After a decade of false starts, the first New Orleans Jazz & Heritage Festival opened in 1970, and in 2019 celebrated its 50th anniversary. That occasion is the subject of Jazz Fest: A New Orleans Story, a vivid documentary that earns its subtitle as a story of its host city.
Stream Jazz Fest: A New Orleans Story
What are people saying?
What are critics saying?
The New York Times by Glenn Kenny
The ebullient history — which also cites on-site food tents as a mind-blowing component of the fest’s appeal — becomes tearful when Hurricane Katrina decimates New Orleans in 2005.
To paraphrase an admonition from a classic Rolling Stones album: This movie should be played real loud. And in venues where people can, if they choose, get up and dance.
Washington Post by Michael O'Sullivan
There are gray hairs on some of the people in this fascinating film: Jimmy Buffett, Tom Jones (yes, that Tom Jones — he played the 2019 show) and others. But the energy that the film puts out is vital and full of sap.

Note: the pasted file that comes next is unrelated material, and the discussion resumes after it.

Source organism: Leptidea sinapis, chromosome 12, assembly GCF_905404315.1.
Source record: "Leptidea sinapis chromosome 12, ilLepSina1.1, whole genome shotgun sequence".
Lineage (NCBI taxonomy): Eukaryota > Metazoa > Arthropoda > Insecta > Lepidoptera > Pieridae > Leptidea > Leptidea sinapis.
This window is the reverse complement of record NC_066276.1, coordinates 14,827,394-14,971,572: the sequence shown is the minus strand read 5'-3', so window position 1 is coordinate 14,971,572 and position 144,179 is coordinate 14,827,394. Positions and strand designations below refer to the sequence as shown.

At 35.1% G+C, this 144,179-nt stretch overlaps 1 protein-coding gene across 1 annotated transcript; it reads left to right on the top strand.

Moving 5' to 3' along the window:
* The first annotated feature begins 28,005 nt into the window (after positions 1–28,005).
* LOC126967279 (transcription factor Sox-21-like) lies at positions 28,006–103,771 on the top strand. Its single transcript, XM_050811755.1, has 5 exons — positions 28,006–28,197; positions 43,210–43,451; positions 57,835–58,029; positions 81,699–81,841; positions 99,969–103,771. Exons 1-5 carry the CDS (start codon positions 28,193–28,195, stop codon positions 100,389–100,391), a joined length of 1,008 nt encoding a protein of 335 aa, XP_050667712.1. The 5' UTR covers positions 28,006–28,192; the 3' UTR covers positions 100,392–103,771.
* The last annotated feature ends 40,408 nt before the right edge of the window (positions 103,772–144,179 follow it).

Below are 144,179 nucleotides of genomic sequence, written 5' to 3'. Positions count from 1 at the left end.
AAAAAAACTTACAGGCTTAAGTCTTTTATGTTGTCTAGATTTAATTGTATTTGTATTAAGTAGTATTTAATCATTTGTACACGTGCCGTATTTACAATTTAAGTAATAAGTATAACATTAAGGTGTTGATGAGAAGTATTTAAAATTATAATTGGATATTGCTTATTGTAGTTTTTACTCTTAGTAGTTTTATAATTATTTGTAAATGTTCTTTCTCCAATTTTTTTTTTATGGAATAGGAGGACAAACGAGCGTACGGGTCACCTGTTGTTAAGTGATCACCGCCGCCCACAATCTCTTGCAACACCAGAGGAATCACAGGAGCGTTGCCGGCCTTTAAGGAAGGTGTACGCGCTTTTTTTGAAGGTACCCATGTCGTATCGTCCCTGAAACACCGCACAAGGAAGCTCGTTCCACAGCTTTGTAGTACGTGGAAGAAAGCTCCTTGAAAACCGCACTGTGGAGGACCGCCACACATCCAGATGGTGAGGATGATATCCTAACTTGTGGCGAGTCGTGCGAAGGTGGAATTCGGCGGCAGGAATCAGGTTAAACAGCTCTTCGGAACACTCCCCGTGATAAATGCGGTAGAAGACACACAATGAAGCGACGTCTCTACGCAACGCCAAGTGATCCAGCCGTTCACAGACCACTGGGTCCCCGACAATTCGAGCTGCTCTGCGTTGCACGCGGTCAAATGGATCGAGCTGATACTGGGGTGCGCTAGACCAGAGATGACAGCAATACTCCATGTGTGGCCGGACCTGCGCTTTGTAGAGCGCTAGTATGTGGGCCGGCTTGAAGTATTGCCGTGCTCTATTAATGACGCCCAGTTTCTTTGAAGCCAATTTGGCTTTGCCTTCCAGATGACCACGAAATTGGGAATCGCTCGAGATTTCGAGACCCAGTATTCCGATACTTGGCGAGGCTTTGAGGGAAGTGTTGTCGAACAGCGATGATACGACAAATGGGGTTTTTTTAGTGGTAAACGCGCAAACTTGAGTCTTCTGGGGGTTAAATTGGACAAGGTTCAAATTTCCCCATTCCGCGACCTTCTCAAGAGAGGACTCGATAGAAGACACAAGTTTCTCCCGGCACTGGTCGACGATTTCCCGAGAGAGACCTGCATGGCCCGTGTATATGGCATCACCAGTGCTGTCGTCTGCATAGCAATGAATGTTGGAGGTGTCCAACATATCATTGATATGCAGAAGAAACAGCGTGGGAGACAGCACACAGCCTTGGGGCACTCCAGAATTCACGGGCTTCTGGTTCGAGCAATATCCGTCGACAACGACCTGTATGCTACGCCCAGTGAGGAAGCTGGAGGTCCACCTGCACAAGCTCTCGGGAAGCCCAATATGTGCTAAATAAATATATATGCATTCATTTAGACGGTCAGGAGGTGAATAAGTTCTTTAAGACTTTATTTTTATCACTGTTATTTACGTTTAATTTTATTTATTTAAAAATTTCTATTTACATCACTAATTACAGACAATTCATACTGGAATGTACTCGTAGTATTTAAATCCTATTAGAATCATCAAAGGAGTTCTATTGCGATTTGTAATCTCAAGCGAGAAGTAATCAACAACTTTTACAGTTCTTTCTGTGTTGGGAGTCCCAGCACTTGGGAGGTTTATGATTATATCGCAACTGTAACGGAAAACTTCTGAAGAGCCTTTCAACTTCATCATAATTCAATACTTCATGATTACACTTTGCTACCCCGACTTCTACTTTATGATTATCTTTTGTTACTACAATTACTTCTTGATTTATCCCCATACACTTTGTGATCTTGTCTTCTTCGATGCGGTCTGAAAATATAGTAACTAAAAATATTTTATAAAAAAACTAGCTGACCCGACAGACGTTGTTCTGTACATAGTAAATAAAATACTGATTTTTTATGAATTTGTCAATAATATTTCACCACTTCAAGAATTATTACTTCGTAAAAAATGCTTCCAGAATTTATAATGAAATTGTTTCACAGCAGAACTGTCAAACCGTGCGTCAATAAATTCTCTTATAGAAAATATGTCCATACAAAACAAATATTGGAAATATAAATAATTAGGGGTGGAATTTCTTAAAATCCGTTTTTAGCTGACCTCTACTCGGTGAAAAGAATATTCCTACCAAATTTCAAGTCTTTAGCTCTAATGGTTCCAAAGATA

New Orleans Times-Picayune by Mike Scott
From a filmmaking standpoint, capturing so successfully the spirit of such a multi-faceted celebration sounds like a logistical impossibility. But here it is.
After the pure joy of the musical numbers, the best thing about this movie is that even with all of its abundance it leaves you wanting more.
Los Angeles Times by Robert Abele
“Jazz Fest” isn’t without flavor and rhythm, but what’s lacking is the thickness.
The film captures the essence of an event that “ties the city together.”
It’s a history lesson you can dance to, and at times it’s an unexpectedly mournful and moving portrait of a city that has an intimate relationship with death and damage.